When I first went to school, computers were experimental. Memory was likely less than a kilobyte for a machine which took up a large room. Hard disk storage was still science fiction. The idea that software, or computer programming, could help in education may have been someone’s dream, but it remained out of reach for many years.
Science and industry explored the possibilities and pushed the boundaries of the technology until computers no longer needed an entire building, but could be carried in the palm of your hand. Today’s cell phones have computers on board that are far more powerful than the computer on board the Apollo 11 Lunar Landing Module. At first, computers were too expensive. Only businesses, the government or large institutions could afford them.
The Best Kind of Educational Software
As a teenager, I remember my late father once brought home some work and asked me to help. It involved drawing computer flow charts. That was my first taste of programming logic. My father worked for Documentation Incorporated, a business which had lots of computer hardware and specialized in renting processing time out to businesses which could not otherwise afford to buy the equipment. Doc Inc had only recently acquired a contract from NASA to catalog, process and publish data for its many space projects.
At that point, I had been keenly interested in space travel for more than half of my pre-teen life. Quite often, my father would bring some of their publications home to share—press releases of the upcoming Gemini flights, unmanned photography missions and much more. I was in heaven.
One of my fondest memories from school came from grade school in the late 50s and early 60s. There were many films showed in class, particularly science, but one series of films stuck out in my mind—the Bell Telephone science series. They combined science, cartoon characters, animation, documentary footage and more to illustrate the points being made. They were engaging and enlightening. They combined several layers of learning in one educational vehicle. Not only that, the films were entertaining.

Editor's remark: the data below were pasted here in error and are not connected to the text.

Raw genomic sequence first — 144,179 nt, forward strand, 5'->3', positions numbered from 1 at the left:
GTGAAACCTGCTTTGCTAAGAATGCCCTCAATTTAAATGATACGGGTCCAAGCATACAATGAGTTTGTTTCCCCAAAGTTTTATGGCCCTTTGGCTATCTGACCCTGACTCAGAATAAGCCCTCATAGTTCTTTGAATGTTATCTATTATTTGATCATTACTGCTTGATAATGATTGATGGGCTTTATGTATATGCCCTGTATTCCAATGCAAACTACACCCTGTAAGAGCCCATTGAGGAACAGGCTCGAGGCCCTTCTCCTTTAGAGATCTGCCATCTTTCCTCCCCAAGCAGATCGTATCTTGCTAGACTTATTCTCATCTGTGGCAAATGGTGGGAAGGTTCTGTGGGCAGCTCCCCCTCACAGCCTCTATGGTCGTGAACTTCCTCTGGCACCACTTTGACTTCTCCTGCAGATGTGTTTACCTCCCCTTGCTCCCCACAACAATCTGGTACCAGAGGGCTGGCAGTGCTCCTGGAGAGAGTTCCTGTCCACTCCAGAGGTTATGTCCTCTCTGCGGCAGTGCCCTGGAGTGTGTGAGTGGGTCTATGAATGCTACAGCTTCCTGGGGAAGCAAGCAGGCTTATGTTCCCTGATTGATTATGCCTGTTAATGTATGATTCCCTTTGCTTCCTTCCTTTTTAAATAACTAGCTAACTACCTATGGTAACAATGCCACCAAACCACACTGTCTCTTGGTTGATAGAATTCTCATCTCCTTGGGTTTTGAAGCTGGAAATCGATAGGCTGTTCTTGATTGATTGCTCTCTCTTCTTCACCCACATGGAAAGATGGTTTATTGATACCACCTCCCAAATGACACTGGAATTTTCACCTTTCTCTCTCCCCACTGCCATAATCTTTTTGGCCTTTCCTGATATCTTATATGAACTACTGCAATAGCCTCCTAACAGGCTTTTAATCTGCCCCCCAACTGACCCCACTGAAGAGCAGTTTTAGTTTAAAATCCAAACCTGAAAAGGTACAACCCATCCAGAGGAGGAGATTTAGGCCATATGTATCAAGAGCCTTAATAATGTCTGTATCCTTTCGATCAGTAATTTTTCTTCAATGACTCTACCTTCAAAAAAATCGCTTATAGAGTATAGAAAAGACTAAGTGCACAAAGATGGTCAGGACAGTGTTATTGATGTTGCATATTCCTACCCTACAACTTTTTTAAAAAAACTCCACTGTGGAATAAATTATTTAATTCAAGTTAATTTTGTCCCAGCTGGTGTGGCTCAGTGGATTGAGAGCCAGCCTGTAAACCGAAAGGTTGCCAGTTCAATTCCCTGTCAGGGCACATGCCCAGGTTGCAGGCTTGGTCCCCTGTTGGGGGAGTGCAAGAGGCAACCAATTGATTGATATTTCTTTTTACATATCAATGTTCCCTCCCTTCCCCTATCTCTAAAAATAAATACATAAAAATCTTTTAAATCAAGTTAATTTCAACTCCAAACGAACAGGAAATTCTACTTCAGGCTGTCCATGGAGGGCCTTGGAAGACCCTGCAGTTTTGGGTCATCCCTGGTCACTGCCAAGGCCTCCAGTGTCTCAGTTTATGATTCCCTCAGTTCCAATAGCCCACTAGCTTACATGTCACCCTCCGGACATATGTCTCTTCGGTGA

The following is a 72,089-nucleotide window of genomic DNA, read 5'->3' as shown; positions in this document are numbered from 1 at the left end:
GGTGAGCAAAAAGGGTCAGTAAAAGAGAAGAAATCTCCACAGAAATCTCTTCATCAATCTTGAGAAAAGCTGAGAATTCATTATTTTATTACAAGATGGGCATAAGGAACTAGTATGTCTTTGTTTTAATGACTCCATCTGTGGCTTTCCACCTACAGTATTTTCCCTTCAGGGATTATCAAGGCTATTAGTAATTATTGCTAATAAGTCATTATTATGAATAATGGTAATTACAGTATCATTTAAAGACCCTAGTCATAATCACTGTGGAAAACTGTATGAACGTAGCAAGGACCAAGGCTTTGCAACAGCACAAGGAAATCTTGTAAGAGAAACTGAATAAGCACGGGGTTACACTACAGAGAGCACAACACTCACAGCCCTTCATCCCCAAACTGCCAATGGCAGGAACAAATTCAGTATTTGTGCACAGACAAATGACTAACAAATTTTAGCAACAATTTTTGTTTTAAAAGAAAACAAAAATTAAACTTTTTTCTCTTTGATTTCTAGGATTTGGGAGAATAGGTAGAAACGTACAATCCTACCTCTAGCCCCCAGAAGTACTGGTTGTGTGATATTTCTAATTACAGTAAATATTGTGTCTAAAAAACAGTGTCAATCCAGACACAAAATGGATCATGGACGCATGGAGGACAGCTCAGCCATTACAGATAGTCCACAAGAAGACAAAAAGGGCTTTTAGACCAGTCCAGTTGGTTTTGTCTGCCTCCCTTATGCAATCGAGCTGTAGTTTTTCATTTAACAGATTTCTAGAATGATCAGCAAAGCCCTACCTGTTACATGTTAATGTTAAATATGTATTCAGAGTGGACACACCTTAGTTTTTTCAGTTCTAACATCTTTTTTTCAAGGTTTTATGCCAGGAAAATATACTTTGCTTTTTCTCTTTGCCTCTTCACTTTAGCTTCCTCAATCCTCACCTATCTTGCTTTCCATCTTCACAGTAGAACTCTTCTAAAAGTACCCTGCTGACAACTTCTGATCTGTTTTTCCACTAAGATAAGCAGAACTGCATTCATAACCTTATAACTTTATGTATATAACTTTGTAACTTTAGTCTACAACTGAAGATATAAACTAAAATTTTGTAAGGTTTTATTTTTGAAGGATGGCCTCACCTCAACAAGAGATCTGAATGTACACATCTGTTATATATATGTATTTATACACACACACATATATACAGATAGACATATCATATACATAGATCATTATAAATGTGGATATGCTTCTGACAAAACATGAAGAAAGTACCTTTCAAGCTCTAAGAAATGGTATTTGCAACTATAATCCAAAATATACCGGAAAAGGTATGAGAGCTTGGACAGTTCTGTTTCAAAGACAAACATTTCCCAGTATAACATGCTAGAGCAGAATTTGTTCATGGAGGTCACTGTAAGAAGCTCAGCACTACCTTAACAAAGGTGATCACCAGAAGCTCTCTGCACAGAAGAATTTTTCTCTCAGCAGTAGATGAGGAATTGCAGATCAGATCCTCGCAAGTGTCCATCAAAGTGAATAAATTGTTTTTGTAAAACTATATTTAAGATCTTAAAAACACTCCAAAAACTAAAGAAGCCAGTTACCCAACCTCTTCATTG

Software needs to be like this. They need to be entertaining, engaging and they need to engender a sense of wonder, awe and discovery. I like the idea of the industry leading the way on this, but too much freedom without awareness can lead to disasters. Is software empowering students to think, or is it turning them into robots? We need to stay critically aware of the impact of such educational software.
3D Astronomy Space Educational Software
For 25 years, I attempted to visualize the stars around our solar system. I started out with a handheld calculator. This was before personal computers. When finally I had a computer powerful enough, I created Stars in the NeighborHood—educational software to help me visualize how close stars were to each other. Software like this can help students become more deeply engaged with a topic. For instance, this software allows the user visually to tag individual stars with one of 7 color markers. Stars known to have planets have their own special marker. Users can also change the names of individual stars and add notes to them as they discover new information about them.
Creation Story Video About this Educational Software
Recently, I started a new YouTube channel called Space Software. My first video there is shown below. This tells of the inspiration which led to this educational software. I hope you enjoy.
This article was originally published 2015:0522 on InfinityDynamics.org.